Left temporal encephalomalacia due to herpes

Case #81: MRI brain 5/8/95: Left temporal encephalomalacia secondary to herpes encephalitis, 1998.

CC: Episodic head turning to the left and aphasia.


Hx: This 30 y/o RHF initially presented in 1988(age 28; 2 years prior to this exam) with severe headache, delirium and fever. She then developed a right hemiplegia. She was treated with unknown medications and recovered, but was left with residual aphasia, and right hemiplegia. She was fairly stable until 9/9O when she began experiencing episodic headaches and right homonymous hemianopsia. An EEG revealed a left temporal seizure tendency and she was placed on Dilantin(DPH); and then DPH and CBZ. The CBZ was later discontinued and she remained on DPH only.

In 9/92, she began experiencing episodic head turning to the left, cessation of speech, and covering her groin with both hands for periods of up to 30 seconds. The episodes were following by period of fatigue. Phenobarbital was then added to DPH, but was discontinued shortly thereafter for behavioral change. Depakote was then added to DPH, but she subsequently experienced weight gain and tremors. At the time of presentation she was having 2-4 episodes per day on DPH 300 bid and VPA 750 tid (DPH level 23.2 , VPA level 88.8).


PMH: as above.

FHx/SHx: lives with parents. No Tobacco, ETOH, illicit drugs.


EXAM: Vital signs were unremarkable.

MS: numerous semantic paraphasic errors of speech, word finding deficit, and circumlocution of thought process.

CN: unremarkable.

Motor: full strength throughout.

Sensory: No deficits appreciated.

Coord: ND

Gait: normal.

Station: not mentioned.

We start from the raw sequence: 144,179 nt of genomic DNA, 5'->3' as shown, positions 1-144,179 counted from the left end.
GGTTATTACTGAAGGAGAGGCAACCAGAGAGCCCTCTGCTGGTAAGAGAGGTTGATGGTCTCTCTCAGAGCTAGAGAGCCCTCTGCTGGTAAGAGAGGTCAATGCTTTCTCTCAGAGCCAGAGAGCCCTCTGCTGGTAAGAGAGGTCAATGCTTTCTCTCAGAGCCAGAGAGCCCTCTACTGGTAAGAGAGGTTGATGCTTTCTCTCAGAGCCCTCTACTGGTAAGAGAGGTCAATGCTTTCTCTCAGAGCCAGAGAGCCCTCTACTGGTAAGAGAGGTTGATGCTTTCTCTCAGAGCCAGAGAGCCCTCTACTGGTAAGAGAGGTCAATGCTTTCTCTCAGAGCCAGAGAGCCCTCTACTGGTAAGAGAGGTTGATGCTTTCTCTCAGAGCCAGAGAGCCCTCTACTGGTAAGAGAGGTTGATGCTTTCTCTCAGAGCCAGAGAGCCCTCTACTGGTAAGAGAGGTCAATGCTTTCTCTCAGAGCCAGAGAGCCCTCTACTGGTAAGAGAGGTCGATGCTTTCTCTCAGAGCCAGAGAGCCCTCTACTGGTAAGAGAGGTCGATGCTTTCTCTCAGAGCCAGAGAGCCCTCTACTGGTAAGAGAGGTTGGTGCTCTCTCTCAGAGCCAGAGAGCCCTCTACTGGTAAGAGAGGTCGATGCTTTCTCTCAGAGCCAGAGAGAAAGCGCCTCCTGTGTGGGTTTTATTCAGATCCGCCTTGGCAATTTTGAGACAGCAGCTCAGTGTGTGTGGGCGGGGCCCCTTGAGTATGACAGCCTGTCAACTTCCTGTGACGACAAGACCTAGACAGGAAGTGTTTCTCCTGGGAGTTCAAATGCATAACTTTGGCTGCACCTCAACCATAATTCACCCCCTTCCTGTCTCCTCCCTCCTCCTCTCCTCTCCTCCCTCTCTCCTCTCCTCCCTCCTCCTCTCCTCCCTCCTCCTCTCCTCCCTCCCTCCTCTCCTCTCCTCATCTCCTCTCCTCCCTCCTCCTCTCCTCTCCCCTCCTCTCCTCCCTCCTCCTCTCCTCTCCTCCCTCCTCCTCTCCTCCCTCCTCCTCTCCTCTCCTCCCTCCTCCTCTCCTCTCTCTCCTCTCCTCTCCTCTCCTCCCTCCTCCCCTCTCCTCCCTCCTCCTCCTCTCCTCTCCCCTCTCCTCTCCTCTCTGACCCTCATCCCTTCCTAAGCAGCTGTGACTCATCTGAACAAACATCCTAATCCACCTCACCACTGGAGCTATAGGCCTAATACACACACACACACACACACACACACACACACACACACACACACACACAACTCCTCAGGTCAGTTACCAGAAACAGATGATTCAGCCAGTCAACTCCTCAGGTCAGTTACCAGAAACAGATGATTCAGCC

Course: The patient underwent Video/EEG monitoring but failed to have a spell. Her seizures proved intractable to standard FDA approved AEDs. She underwent FDG-PET scanning on 5/12/95 and this revealed severe hypometabolism involving a large portion of the left hemisphere, especially in the inferior portion of the left frontal lobe and a small area in the high frontal lobe. She underwent intracranial EEG monitoring on 5/31/95 and this appeared to reveal a left temporal focus. Extracranial EEG monitoring had previously shown frequent interictal focal slowing and epileptiform discharges from the left temporal region, though during one non-videotaped seizure there was 6--12-seconds of 8-10Hz spike/spike-wave activity followed by 120-180seconds of rhythmic delta activity from the left posterior quadrant. Neuropsychological assessment prior to surgery was notable for severe Wernicke's aphasia, agraphia and severely impaired reading and aural comprehension, and less severe memory deficits. She underwent left frontal corticectomy on 6/7/95 without subsequent seizure control. She then entered an open-label vigabatrin trial in addition to the DPH and CBZ she was placed on post operatively. At last follow-up, 2/27/97, she appeared to have no improvement in seizure frequency (41 seizures during 2/97) despite CBZ, DPH, and vigabatrin. There was no change in her Neuropsychologic evaluation in 1997 when compared to previous evaluations.

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